A month after Equifax reported a massive data breach, the credit-reporting agency TransUnion hired a full slate of new cybersecurity-focused lobbyists in Washington D.C. According to a federal ethics disclosure, TransUnion revealed it would focus on “issues affecting data security, privacy and cyber-security in its filing”.
In an email to Recode, a spokesperson for TransUnion said it had “engaged additional lobbyists to help us monitor and respond to legislative and regulatory reaction to the Equifax breach announcement.”
Without revealing that TransUnion has faced any breach similar to that in Equifax, the credit-reporting firm acknowledged that it has “felt the fallout from Equifax’s cybersecurity crisis”.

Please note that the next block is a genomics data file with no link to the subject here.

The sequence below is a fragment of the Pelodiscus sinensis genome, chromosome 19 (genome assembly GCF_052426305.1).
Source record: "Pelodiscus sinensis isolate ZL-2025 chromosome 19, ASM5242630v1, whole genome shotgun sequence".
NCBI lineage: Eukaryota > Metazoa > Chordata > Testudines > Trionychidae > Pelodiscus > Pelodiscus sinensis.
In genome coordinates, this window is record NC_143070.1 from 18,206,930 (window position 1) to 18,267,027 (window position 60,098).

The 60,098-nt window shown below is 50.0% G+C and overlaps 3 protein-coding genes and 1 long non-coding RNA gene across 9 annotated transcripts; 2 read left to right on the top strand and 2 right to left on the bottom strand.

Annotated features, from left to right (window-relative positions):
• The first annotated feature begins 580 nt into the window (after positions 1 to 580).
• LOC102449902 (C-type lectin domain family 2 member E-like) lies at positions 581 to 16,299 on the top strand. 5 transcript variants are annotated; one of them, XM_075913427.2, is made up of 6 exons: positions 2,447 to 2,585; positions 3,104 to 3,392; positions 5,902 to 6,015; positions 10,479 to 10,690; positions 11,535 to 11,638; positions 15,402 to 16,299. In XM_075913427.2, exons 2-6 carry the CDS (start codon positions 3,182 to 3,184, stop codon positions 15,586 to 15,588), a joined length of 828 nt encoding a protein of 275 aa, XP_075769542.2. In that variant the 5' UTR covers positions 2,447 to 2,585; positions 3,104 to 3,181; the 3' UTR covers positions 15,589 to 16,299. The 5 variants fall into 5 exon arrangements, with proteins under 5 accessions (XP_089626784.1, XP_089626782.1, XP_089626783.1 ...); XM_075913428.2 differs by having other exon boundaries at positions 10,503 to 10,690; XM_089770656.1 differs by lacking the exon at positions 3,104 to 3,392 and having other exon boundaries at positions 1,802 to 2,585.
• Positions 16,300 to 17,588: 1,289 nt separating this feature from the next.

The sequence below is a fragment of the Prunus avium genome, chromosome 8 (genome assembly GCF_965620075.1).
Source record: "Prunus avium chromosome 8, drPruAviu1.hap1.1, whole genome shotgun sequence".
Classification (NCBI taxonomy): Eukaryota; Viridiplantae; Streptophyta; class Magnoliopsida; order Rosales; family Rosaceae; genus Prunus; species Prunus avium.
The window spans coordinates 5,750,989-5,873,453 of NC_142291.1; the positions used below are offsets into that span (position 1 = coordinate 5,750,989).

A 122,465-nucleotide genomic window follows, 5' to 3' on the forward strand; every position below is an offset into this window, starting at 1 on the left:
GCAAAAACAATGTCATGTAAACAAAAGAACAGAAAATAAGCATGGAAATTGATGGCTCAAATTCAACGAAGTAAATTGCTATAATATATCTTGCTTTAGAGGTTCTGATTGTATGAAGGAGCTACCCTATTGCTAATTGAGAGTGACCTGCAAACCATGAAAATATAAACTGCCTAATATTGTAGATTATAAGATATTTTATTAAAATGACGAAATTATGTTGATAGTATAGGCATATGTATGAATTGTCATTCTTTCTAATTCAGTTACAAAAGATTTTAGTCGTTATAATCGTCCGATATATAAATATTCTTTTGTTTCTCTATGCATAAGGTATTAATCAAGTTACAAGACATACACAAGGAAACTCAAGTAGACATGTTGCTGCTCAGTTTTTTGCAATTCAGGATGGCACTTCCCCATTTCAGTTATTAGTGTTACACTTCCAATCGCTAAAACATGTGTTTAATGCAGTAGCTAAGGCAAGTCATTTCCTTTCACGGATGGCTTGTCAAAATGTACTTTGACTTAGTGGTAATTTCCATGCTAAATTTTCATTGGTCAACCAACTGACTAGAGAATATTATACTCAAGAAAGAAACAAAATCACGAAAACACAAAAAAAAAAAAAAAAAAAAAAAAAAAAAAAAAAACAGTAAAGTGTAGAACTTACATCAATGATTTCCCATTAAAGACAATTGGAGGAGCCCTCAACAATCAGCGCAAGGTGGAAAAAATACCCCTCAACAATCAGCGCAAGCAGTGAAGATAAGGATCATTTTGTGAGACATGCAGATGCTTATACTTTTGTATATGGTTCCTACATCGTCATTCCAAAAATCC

Todd Cello, the CFO of the TransUnion, at an investor conference in New York on October 2, 2017, said that the company is spending more money on call centers as consumers seek answers and credit freezes.
Both the Equifax and the TransUnion use same software, but TransUnion maintained that its software is up-to-date.
On September 26, 2017, San Francisco Superior Court sued Equifax for failing to protect the personal data of 15 million Californian residents. Equifax on October 4 announced that the cybersecurity firm Mandiant has completed the forensic portion of its investigation of the cybersecurity incident disclosed on September 7 to finalize the consumers potentially impacted.